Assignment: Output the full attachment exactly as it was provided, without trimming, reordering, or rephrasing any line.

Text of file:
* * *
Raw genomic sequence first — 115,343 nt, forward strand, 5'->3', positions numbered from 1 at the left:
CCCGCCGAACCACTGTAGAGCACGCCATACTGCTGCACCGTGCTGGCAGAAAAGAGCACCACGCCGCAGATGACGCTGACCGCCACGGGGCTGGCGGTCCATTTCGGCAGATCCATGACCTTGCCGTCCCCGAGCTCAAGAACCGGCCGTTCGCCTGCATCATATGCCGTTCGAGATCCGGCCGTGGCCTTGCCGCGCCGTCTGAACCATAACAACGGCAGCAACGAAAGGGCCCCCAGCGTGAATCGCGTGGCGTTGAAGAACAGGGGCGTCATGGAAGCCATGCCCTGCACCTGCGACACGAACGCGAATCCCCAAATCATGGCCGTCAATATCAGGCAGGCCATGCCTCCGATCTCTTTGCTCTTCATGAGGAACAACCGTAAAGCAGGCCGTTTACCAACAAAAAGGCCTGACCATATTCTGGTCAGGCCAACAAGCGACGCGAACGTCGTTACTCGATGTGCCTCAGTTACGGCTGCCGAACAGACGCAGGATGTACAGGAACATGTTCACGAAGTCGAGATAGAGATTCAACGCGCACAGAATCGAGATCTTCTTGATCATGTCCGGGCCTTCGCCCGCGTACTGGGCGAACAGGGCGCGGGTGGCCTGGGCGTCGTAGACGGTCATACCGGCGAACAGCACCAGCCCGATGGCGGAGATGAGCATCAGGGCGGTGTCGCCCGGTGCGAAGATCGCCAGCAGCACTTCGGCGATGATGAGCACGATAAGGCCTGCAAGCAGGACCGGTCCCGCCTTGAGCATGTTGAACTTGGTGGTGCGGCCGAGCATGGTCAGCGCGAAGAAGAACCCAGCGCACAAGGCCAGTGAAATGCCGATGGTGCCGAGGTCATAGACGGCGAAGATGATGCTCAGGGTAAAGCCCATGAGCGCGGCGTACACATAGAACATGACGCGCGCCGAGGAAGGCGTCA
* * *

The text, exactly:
Raw genomic sequence first — 115,343 nt, forward strand, 5'->3', positions numbered from 1 at the left:
CCCGCCGAACCACTGTAGAGCACGCCATACTGCTGCACCGTGCTGGCAGAAAAGAGCACCACGCCGCAGATGACGCTGACCGCCACGGGGCTGGCGGTCCATTTCGGCAGATCCATGACCTTGCCGTCCCCGAGCTCAAGAACCGGCCGTTCGCCTGCATCATATGCCGTTCGAGATCCGGCCGTGGCCTTGCCGCGCCGTCTGAACCATAACAACGGCAGCAACGAAAGGGCCCCCAGCGTGAATCGCGTGGCGTTGAAGAACAGGGGCGTCATGGAAGCCATGCCCTGCACCTGCGACACGAACGCGAATCCCCAAATCATGGCCGTCAATATCAGGCAGGCCATGCCTCCGATCTCTTTGCTCTTCATGAGGAACAACCGTAAAGCAGGCCGTTTACCAACAAAAAGGCCTGACCATATTCTGGTCAGGCCAACAAGCGACGCGAACGTCGTTACTCGATGTGCCTCAGTTACGGCTGCCGAACAGACGCAGGATGTACAGGAACATGTTCACGAAGTCGAGATAGAGATTCAACGCGCACAGAATCGAGATCTTCTTGATCATGTCCGGGCCTTCGCCCGCGTACTGGGCGAACAGGGCGCGGGTGGCCTGGGCGTCGTAGACGGTCATACCGGCGAACAGCACCAGCCCGATGGCGGAGATGAGCATCAGGGCGGTGTCGCCCGGTGCGAAGATCGCCAGCAGCACTTCGGCGATGATGAGCACGATAAGGCCTGCAAGCAGGACCGGTCCCGCCTTGAGCATGTTGAACTTGGTGGTGCGGCCGAGCATGGTCAGCGCGAAGAAGAACCCAGCGCACAAGGCCAGTGAAATGCCGATGGTGCCGAGGTCATAGACGGCGAAGATGATGCTCAGGGTAAAGCCCATGAGCGCGGCGTACACATAGAACATGACGCGCGCCGAGGAAGGCGTCA